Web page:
High Plains Public Radio

HPPR Economy and Enterprise

Agriculture:
crop production
crop irrigation
livestock production
dairy production
research & development

Energy
oil & gas production
wind energy
biofuels production
food processing
manufacturing

Transportation & telecommunications
rail service
air service
highways
internet service

Economic indicators & conditions:
workforce demographics
employment rates
land values
tax collections

Entrepreneurship:
small business development
technology application
innovation

Pueblo Chieftain

The US Department of Agriculture announced a new program last week that will connect food hubs with area businesses and institutions in an attempt to connect producers and markets. That’s great news for producers in Pueblo, Colorado, reports The Pueblo Chieftain. Local ag producers have created a “value chain” to help locals eat food grown near where they live.

texasaccidentlawyer.com

The number of rigs actively drilling for oil in the US dipped by another 10 this week, reports fuelfix.com—and the biggest losses came from the Lone Star State. That includes four rigs lost in the Granite Wash shale play of the Texas Panhandle. This leaves only four active rigs in the entire shale region.

agriculture.com

When the USDA released its March Prospective Plantings report, some ag experts and grain markets were baffled by the large shift toward corn acres. The report listed a prospective 94 million acres of the crop nationwide. That’s a six percent increase over last year, and would add another 941 million bushels to an already well supplied market, according to agriculture.com.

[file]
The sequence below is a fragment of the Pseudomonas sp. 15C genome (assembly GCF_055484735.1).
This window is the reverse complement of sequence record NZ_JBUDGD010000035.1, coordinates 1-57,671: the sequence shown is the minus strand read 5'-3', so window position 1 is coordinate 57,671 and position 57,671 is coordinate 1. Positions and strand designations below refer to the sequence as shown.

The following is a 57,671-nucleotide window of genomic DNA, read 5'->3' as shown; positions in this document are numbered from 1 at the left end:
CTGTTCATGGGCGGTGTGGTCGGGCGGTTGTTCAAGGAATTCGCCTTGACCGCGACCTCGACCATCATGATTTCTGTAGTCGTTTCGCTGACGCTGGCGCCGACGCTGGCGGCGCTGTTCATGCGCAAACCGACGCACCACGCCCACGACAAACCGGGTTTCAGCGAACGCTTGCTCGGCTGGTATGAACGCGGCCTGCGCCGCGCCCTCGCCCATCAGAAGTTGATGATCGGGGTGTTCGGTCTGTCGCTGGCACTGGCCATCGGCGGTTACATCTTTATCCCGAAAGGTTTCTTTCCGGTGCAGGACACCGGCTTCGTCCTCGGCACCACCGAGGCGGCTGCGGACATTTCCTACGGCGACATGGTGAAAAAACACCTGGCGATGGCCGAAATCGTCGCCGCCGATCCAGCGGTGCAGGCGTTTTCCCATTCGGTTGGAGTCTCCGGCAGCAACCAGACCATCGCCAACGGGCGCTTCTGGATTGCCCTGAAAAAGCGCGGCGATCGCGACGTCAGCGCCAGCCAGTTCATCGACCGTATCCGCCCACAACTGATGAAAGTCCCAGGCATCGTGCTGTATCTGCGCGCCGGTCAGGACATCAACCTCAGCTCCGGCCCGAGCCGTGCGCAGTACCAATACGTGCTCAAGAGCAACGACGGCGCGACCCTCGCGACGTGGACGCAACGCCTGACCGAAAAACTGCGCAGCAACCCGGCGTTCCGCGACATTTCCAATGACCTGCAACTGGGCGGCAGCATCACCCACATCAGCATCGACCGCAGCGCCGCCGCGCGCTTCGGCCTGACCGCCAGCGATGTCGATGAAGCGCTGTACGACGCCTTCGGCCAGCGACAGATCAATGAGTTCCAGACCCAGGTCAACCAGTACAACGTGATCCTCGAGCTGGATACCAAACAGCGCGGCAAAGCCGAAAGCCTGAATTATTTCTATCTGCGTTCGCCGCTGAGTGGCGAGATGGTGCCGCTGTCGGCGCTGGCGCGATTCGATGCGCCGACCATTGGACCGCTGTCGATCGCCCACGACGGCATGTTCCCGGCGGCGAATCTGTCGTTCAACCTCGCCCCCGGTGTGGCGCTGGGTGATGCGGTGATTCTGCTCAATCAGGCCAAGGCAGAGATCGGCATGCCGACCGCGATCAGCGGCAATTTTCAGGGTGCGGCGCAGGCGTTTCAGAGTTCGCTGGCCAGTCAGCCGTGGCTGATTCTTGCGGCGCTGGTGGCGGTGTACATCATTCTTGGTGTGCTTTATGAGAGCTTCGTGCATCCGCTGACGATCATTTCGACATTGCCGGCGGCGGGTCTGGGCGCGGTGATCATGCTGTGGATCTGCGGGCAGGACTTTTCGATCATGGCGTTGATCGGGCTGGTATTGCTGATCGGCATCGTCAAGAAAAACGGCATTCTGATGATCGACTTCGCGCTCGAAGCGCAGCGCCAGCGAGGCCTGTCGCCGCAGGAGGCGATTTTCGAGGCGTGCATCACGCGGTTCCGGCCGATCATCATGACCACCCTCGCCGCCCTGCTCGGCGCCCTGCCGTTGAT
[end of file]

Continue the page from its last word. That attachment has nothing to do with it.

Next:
So, what’s happening here?

Jim Gehrz / Minneapolis Star Tribune

Over the past few years, you might have noticed new dollars stores popping up in your town or your neighborhood. In fact, dollar stores have swept across rural America at a staggering rate, notes a report by the Minneapolis Star-Tribune.

About 6,000 dollar stores have opened since 2010. That brings the total number of dollars stores nationwide up to 30,000. In the last six years, consumer spending in dollar stores has skyrocketed from $30 billion to $45 billion.

Denver Post

Wind farms continue to pump out millions of dollars’ worth of renewable energy in Colorado. But, as the Denver Post reports, turbines are also big business for landowners these days. Colorado landowners received $9 million in lease payments from wind companies last year. And all this wind energy couldn’t have come at a better time for rural High Plains residents. Oil and gas profits have dwindled, and slumping commodity prices have cut into farm and ranch incomes.

Boom

Many of us grew up with stories of the Concorde, the supersonic passenger jet that could cross the Atlantic in the time it takes to watch The Godfather. The Concorde was a commercial failure, and was decommissioned 13 years ago. But now billionaire mogul Sir Richard Branson says his company, Virgin, will partner with Boom to succeed where the Concorde failed. And this time, says Branson, tickets will be affordable.